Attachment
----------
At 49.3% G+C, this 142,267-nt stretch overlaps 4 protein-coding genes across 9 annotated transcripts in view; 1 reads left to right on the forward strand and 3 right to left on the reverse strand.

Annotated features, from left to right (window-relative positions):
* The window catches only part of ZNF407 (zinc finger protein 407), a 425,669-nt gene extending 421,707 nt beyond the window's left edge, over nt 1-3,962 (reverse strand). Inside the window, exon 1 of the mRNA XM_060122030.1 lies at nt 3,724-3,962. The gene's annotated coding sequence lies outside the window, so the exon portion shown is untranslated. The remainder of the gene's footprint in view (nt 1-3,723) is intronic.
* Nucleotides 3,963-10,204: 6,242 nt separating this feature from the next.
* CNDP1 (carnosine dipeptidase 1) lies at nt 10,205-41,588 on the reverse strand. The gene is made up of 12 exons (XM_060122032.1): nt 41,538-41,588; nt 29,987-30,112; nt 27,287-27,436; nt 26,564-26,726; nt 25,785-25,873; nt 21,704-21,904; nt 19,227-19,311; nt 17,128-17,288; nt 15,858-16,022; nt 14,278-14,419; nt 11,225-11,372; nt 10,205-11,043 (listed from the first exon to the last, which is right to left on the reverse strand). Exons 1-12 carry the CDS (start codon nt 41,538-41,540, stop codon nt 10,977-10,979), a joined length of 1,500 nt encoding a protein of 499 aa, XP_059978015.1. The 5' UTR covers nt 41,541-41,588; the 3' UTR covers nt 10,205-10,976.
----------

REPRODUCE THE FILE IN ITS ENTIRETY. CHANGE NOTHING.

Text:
At 49.3% G+C, this 142,267-nt stretch overlaps 4 protein-coding genes across 9 annotated transcripts in view; 1 reads left to right on the forward strand and 3 right to left on the reverse strand.

Annotated features, from left to right (window-relative positions):
* The window catches only part of ZNF407 (zinc finger protein 407), a 425,669-nt gene extending 421,707 nt beyond the window's left edge, over nt 1-3,962 (reverse strand). Inside the window, exon 1 of the mRNA XM_060122030.1 lies at nt 3,724-3,962. The gene's annotated coding sequence lies outside the window, so the exon portion shown is untranslated. The remainder of the gene's footprint in view (nt 1-3,723) is intronic.
* Nucleotides 3,963-10,204: 6,242 nt separating this feature from the next.
* CNDP1 (carnosine dipeptidase 1) lies at nt 10,205-41,588 on the reverse strand. The gene is made up of 12 exons (XM_060122032.1): nt 41,538-41,588; nt 29,987-30,112; nt 27,287-27,436; nt 26,564-26,726; nt 25,785-25,873; nt 21,704-21,904; nt 19,227-19,311; nt 17,128-17,288; nt 15,858-16,022; nt 14,278-14,419; nt 11,225-11,372; nt 10,205-11,043 (listed from the first exon to the last, which is right to left on the reverse strand). Exons 1-12 carry the CDS (start codon nt 41,538-41,540, stop codon nt 10,977-10,979), a joined length of 1,500 nt encoding a protein of 499 aa, XP_059978015.1. The 5' UTR covers nt 41,541-41,588; the 3' UTR covers nt 10,205-10,976.